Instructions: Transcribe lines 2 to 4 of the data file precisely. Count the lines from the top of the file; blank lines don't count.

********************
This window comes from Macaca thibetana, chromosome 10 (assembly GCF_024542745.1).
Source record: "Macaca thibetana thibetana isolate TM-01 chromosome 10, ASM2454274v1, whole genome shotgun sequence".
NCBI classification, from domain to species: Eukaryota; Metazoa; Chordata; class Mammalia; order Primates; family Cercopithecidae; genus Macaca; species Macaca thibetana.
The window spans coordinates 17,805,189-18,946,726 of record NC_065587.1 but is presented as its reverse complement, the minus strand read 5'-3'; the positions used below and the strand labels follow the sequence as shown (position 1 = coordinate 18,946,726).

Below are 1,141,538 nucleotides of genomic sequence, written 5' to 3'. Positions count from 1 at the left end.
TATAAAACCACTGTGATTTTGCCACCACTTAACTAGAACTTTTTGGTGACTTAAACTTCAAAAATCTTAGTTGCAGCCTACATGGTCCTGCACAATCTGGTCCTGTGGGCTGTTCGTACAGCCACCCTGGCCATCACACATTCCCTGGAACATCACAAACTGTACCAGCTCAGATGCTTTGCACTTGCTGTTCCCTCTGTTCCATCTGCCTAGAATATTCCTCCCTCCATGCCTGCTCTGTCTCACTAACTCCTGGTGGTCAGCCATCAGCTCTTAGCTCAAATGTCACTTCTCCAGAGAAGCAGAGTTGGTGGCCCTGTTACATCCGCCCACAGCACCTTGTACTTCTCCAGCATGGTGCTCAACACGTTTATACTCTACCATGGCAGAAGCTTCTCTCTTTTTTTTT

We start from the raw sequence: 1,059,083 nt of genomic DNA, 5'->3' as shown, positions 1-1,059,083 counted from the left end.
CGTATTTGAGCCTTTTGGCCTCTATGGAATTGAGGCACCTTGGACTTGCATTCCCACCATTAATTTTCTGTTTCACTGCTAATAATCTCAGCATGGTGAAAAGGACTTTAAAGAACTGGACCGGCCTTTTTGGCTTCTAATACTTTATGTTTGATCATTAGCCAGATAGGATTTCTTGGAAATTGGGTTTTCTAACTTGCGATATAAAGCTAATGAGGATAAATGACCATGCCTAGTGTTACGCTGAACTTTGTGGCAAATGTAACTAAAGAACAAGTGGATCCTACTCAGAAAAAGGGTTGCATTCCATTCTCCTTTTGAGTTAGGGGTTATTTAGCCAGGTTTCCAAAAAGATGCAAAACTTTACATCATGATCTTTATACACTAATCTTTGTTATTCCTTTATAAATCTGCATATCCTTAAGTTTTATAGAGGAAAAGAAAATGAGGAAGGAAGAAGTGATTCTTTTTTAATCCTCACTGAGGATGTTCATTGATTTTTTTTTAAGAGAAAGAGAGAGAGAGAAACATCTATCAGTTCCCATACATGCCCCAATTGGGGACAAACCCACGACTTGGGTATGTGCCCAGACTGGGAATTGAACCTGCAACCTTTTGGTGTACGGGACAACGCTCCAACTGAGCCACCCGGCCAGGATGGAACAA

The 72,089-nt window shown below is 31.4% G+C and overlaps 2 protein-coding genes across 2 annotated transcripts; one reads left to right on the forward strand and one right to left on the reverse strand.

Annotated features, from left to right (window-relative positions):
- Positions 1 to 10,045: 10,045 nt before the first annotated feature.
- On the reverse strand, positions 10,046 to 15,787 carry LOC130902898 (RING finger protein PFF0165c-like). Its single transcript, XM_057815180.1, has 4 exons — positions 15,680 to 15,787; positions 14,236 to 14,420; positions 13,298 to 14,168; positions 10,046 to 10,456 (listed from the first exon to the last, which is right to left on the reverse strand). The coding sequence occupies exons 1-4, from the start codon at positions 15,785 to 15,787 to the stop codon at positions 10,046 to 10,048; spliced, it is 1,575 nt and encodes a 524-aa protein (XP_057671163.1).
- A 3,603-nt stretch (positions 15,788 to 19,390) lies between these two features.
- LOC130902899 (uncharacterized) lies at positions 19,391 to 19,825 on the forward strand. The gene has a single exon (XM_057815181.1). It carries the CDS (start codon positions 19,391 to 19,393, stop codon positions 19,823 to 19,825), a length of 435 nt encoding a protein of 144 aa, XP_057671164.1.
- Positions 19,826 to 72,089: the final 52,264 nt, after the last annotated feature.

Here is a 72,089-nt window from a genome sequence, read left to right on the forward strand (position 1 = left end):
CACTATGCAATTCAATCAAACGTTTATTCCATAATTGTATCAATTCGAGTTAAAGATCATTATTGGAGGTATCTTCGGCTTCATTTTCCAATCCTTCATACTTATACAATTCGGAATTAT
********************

Source record: "Macaca thibetana thibetana isolate TM-01 chromosome 10, ASM2454274v1, whole genome shotgun sequence".
NCBI classification, from domain to species: Eukaryota; Metazoa; Chordata; class Mammalia; order Primates; family Cercopithecidae; genus Macaca; species Macaca thibetana.
The window spans coordinates 17,805,189-18,946,726 of record NC_065587.1 but is presented as its reverse complement, the minus strand read 5'-3'; the positions used below and the strand labels follow the sequence as shown (position 1 = coordinate 18,946,726).